Under the new constitutional order, the judiciary has taken the largest hit. The Constitutional Court, which once had the responsibility to review nearly all laws for constitutionality, has been killed off in three ways. First, the government expanded the number of judges on the bench and filled the new positions with their own political allies (think: Roosevelt’s court-packing plan).... The old Constitutional Court, which has served as the major check on governmental power in a unicameral parliamentary system, is now functionally dead....
The independence of the judiciary is over when a government puts its own judges onto the bench, moves them around at will, and then selects which ones get particular cases to decide....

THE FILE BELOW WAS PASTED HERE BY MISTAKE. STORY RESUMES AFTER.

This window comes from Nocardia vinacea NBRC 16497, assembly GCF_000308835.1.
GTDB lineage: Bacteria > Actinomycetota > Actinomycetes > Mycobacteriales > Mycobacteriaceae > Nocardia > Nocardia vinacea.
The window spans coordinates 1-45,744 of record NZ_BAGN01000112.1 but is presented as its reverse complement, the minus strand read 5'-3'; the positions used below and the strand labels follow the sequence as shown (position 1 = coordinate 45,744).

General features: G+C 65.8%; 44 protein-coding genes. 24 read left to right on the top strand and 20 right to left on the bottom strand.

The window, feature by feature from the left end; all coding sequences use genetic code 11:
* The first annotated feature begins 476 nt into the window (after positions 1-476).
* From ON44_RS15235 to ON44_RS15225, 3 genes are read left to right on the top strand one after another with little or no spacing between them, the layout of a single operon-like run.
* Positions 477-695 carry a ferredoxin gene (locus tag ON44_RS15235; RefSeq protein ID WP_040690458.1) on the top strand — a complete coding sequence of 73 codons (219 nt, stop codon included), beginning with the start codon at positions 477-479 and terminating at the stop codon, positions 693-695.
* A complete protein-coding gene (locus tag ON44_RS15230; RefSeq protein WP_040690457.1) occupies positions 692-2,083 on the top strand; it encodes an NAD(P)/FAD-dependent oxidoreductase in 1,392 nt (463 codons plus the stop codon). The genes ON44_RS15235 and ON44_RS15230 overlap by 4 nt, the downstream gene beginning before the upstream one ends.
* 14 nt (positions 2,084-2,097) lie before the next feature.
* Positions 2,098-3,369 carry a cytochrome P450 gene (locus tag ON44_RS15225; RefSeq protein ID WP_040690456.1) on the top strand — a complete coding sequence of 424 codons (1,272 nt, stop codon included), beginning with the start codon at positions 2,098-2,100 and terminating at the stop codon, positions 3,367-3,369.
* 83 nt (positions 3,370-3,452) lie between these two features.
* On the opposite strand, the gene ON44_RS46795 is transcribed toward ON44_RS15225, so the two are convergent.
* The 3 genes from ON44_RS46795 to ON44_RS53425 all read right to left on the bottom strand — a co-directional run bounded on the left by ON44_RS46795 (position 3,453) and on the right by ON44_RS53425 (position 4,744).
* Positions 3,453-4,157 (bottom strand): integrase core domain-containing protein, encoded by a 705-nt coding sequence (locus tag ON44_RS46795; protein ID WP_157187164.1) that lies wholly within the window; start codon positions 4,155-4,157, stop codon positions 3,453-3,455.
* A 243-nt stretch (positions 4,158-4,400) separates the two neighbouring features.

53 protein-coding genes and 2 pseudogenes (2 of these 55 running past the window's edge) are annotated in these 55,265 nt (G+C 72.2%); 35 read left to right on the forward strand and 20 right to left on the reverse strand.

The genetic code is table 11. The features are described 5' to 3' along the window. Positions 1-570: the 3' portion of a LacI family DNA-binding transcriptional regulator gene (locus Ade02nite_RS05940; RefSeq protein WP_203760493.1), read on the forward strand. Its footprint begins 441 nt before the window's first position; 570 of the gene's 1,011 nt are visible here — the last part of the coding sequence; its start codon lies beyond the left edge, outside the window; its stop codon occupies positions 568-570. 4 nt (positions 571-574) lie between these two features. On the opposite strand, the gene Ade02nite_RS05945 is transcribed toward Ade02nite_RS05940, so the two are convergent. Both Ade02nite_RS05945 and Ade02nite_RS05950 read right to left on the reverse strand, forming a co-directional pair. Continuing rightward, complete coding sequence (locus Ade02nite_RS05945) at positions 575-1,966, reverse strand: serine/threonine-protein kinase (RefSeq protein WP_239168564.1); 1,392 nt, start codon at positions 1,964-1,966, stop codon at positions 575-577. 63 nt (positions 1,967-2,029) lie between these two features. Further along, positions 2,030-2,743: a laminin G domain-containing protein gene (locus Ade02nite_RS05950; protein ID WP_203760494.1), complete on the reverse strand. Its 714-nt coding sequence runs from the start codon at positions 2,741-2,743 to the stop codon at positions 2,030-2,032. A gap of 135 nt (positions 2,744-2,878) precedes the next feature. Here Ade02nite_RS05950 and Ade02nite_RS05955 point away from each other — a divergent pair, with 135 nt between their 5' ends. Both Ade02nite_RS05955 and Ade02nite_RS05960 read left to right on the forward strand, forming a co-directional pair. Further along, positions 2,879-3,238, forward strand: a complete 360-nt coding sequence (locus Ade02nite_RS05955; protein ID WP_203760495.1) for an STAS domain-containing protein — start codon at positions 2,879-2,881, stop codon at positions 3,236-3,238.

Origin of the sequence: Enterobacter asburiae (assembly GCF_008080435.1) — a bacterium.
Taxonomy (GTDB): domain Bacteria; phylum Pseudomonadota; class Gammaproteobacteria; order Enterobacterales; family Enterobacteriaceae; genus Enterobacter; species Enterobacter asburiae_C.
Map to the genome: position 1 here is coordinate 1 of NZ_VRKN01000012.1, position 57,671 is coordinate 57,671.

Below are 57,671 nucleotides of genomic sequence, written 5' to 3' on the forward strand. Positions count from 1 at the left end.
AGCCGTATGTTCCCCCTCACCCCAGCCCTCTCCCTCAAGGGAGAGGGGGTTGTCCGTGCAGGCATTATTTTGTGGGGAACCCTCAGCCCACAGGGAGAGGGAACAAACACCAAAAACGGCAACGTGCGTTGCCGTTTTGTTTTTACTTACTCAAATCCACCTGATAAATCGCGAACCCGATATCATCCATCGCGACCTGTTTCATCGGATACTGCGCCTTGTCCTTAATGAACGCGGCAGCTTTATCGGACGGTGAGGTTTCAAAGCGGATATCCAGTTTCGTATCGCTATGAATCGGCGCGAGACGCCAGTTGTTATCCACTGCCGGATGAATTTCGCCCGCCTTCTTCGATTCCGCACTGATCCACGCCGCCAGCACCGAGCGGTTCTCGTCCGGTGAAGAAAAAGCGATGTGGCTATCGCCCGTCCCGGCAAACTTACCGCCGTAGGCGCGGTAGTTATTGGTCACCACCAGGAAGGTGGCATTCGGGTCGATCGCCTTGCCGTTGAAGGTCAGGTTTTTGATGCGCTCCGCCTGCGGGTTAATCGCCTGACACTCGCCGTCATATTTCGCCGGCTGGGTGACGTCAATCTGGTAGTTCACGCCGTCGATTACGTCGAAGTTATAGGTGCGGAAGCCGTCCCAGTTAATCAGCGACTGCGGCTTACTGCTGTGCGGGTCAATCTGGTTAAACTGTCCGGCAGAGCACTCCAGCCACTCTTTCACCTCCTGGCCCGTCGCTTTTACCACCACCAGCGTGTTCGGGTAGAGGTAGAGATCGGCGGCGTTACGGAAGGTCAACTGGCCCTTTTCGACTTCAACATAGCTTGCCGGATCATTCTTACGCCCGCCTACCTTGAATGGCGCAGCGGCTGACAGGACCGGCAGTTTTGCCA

The new election law specifies the precise boundaries of the new electoral districts that will send representatives to the parliament. But the new districts are drawn in such a way that no other party on the political horizon besides Fidesz is likely to win elections. A respected Hungarian think tank ran the numbers from the last three elections using the new district boundaries. Fidesz would have won all three elections, including the two they actually lost.Virtually every independent political institution has taken a hit. The human rights, data protection and minority affairs ombudsmen have been collapsed into one lesser post. The public prosecutor, the state audit office and, most recently, the Central Bank are all slated for more overtly political management in the new legal order.And all of this has happened while the press operates under day-to-day intimidation. A draconian set of media laws created a new media board – staffed only by Fidesz party loyalists with a chair who is appointed by the Prime Minister to a nine-year term. This board can review all public and private media for their compliance with a nebulous standard of political “balance” and has the power to bankrupt any news organization with large fines. It is not surprising that the media have become self-censoring. This new media regime has been severely criticized by the European Commissioner for Communications, among others.The new constitution also accepts conservative Christian social doctrine as state policy, in a country where only 21% of the population attends any religious services at all. The fetus is protected from the moment of conception. Marriage is only legal if between a man and a woman. The constitution “recognize(s) the role of Christianity in preserving nationhood” and holds that “the family and the nation constitute the principal framework of our coexistence.” While these religious beliefs are hard-wired into the constitution, a new law on the status of religion cut the number of state-recognized churches to only fourteen, deregistering 348 other churches.In a democracy, the population can “throw the bums out” and replace the government with a different one that can change the policies that do not have public support. But that will be nearly impossible under this constitution. In addition to compromising institutions that are necessary for a free and fair election – like a free press and a neutral election apparatus – the new constitution embeds Fidesz control even if another political party defies the odds and wins an election.The new constitution makes huge swaths of public policy changeable only by a two-thirds vote of any subsequent parliament. From here on, all tax and fiscal policy must be decided by a two-thirds supermajority. Even the precise boundaries of electoral districts cannot be changed by simple majority vote, but only by a two-third supermajority. If a new government gets a mere majority, policies instituted during the Fidesz government cannot be changed....